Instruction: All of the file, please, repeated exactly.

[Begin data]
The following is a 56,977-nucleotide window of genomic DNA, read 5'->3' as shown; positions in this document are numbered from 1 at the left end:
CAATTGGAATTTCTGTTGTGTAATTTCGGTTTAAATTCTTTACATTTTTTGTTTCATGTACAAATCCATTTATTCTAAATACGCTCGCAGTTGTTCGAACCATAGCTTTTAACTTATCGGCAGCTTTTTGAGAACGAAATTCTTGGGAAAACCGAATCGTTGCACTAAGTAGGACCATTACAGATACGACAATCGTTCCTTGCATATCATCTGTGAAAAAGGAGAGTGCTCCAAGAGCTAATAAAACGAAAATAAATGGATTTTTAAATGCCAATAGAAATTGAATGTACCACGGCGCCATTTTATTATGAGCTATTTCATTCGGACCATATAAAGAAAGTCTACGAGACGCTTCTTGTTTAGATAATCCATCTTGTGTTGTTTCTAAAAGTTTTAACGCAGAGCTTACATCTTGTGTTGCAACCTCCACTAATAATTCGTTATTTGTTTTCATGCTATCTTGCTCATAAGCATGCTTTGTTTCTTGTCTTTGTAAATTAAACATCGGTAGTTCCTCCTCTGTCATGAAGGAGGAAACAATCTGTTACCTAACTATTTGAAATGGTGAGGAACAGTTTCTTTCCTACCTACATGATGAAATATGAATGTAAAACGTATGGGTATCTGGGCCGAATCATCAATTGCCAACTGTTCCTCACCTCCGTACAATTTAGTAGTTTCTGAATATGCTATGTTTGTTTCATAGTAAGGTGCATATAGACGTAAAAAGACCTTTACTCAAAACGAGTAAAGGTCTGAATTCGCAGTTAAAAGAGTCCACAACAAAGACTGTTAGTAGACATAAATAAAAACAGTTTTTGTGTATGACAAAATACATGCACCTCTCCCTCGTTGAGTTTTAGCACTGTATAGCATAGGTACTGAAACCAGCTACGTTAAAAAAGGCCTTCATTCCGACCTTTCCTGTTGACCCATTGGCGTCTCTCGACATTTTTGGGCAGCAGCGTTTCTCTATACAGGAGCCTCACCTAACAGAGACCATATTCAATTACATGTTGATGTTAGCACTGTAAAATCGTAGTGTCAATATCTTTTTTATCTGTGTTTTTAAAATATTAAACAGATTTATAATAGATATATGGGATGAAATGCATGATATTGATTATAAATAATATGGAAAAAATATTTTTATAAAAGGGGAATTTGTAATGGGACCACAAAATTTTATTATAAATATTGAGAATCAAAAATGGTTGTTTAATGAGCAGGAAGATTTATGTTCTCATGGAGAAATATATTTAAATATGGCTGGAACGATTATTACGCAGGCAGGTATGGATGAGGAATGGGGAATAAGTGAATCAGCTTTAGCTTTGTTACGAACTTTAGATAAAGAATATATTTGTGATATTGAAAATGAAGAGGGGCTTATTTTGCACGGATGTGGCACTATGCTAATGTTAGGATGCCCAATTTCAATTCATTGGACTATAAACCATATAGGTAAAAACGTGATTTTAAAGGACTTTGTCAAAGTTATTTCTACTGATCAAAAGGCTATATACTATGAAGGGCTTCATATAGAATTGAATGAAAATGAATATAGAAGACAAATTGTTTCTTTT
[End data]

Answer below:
The following is a 56,977-nucleotide window of genomic DNA, read 5'->3' as shown; positions in this document are numbered from 1 at the left end:
CAATTGGAATTTCTGTTGTGTAATTTCGGTTTAAATTCTTTACATTTTTTGTTTCATGTACAAATCCATTTATTCTAAATACGCTCGCAGTTGTTCGAACCATAGCTTTTAACTTATCGGCAGCTTTTTGAGAACGAAATTCTTGGGAAAACCGAATCGTTGCACTAAGTAGGACCATTACAGATACGACAATCGTTCCTTGCATATCATCTGTGAAAAAGGAGAGTGCTCCAAGAGCTAATAAAACGAAAATAAATGGATTTTTAAATGCCAATAGAAATTGAATGTACCACGGCGCCATTTTATTATGAGCTATTTCATTCGGACCATATAAAGAAAGTCTACGAGACGCTTCTTGTTTAGATAATCCATCTTGTGTTGTTTCTAAAAGTTTTAACGCAGAGCTTACATCTTGTGTTGCAACCTCCACTAATAATTCGTTATTTGTTTTCATGCTATCTTGCTCATAAGCATGCTTTGTTTCTTGTCTTTGTAAATTAAACATCGGTAGTTCCTCCTCTGTCATGAAGGAGGAAACAATCTGTTACCTAACTATTTGAAATGGTGAGGAACAGTTTCTTTCCTACCTACATGATGAAATATGAATGTAAAACGTATGGGTATCTGGGCCGAATCATCAATTGCCAACTGTTCCTCACCTCCGTACAATTTAGTAGTTTCTGAATATGCTATGTTTGTTTCATAGTAAGGTGCATATAGACGTAAAAAGACCTTTACTCAAAACGAGTAAAGGTCTGAATTCGCAGTTAAAAGAGTCCACAACAAAGACTGTTAGTAGACATAAATAAAAACAGTTTTTGTGTATGACAAAATACATGCACCTCTCCCTCGTTGAGTTTTAGCACTGTATAGCATAGGTACTGAAACCAGCTACGTTAAAAAAGGCCTTCATTCCGACCTTTCCTGTTGACCCATTGGCGTCTCTCGACATTTTTGGGCAGCAGCGTTTCTCTATACAGGAGCCTCACCTAACAGAGACCATATTCAATTACATGTTGATGTTAGCACTGTAAAATCGTAGTGTCAATATCTTTTTTATCTGTGTTTTTAAAATATTAAACAGATTTATAATAGATATATGGGATGAAATGCATGATATTGATTATAAATAATATGGAAAAAATATTTTTATAAAAGGGGAATTTGTAATGGGACCACAAAATTTTATTATAAATATTGAGAATCAAAAATGGTTGTTTAATGAGCAGGAAGATTTATGTTCTCATGGAGAAATATATTTAAATATGGCTGGAACGATTATTACGCAGGCAGGTATGGATGAGGAATGGGGAATAAGTGAATCAGCTTTAGCTTTGTTACGAACTTTAGATAAAGAATATATTTGTGATATTGAAAATGAAGAGGGGCTTATTTTGCACGGATGTGGCACTATGCTAATGTTAGGATGCCCAATTTCAATTCATTGGACTATAAACCATATAGGTAAAAACGTGATTTTAAAGGACTTTGTCAAAGTTATTTCTACTGATCAAAAGGCTATATACTATGAAGGGCTTCATATAGAATTGAATGAAAATGAATATAGAAGACAAATTGTTTCTTTT